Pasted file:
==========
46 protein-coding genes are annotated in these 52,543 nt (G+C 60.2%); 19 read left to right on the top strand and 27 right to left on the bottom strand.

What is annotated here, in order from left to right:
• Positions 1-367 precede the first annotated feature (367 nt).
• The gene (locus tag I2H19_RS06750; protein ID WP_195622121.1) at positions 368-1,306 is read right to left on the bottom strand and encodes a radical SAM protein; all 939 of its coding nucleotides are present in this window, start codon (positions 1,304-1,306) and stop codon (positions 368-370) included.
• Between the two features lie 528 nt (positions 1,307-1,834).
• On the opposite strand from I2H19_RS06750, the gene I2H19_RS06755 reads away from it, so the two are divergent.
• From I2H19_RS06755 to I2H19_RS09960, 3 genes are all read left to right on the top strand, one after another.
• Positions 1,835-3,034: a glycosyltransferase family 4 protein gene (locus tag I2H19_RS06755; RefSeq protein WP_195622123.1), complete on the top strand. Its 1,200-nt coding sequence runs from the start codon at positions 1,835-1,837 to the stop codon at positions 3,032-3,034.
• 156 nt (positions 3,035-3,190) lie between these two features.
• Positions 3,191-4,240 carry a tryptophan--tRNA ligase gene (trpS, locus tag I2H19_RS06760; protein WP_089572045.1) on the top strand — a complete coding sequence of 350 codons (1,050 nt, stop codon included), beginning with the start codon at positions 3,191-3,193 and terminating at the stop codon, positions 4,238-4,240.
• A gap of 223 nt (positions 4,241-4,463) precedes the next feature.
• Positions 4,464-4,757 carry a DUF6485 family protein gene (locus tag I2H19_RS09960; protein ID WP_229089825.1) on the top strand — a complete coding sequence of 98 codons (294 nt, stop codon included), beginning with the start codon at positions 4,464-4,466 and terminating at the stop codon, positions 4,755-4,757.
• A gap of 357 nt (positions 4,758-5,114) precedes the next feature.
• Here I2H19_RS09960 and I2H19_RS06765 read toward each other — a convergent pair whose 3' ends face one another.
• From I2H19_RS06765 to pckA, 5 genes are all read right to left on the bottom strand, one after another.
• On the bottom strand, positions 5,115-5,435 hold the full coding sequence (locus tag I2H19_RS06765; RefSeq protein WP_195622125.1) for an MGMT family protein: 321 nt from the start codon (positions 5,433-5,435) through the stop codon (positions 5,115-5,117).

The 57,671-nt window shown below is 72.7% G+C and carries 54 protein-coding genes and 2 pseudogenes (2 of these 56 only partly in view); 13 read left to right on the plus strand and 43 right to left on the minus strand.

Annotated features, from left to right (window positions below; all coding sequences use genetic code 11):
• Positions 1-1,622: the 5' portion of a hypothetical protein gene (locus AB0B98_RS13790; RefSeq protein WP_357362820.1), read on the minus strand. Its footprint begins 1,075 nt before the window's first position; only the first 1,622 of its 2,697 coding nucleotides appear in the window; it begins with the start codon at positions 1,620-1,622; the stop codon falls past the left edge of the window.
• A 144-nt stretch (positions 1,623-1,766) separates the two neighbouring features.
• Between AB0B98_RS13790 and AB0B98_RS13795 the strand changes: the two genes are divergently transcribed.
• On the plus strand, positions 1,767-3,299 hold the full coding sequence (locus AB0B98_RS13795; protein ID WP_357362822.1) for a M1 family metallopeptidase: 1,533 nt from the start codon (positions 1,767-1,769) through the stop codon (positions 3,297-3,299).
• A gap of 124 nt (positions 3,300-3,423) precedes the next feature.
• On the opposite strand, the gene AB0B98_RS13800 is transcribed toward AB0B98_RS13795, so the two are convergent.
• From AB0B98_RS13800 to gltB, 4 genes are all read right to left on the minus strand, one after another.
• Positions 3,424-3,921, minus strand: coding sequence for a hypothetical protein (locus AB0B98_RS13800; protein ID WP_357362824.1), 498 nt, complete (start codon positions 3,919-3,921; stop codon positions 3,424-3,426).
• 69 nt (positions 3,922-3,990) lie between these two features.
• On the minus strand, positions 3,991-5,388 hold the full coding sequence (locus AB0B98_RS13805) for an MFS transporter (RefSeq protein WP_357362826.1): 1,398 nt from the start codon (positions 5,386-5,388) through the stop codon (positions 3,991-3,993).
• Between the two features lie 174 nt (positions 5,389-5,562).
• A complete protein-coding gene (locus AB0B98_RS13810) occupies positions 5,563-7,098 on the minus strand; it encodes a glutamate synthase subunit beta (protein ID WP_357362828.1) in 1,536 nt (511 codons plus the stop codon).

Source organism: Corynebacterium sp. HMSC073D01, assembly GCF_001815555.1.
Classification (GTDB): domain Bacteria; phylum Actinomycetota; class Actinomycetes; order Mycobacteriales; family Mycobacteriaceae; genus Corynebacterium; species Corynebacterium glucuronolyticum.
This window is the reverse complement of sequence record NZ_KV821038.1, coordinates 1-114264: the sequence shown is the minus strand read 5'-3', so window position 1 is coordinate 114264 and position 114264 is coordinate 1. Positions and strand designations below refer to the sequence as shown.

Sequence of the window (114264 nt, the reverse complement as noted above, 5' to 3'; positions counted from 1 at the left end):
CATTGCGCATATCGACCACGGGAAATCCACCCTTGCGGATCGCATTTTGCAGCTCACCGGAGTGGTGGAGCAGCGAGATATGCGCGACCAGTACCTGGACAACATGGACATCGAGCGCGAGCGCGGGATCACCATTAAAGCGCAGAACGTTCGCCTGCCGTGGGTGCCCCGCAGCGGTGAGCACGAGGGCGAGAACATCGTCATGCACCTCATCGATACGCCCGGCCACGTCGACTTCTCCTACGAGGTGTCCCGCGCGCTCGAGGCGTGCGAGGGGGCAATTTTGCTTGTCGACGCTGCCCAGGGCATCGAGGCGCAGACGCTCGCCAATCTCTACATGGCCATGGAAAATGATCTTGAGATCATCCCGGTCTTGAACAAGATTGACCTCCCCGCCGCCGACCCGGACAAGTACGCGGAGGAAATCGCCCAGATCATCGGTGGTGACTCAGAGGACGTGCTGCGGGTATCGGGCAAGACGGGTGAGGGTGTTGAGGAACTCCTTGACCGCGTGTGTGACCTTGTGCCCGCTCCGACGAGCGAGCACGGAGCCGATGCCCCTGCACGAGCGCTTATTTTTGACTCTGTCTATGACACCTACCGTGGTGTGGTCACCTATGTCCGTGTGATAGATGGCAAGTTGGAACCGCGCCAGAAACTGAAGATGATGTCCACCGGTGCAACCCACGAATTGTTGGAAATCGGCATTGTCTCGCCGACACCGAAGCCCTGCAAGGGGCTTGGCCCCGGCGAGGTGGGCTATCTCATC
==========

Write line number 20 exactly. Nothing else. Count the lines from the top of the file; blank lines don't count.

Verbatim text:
• A 144-nt stretch (positions 1,623-1,766) separates the two neighbouring features.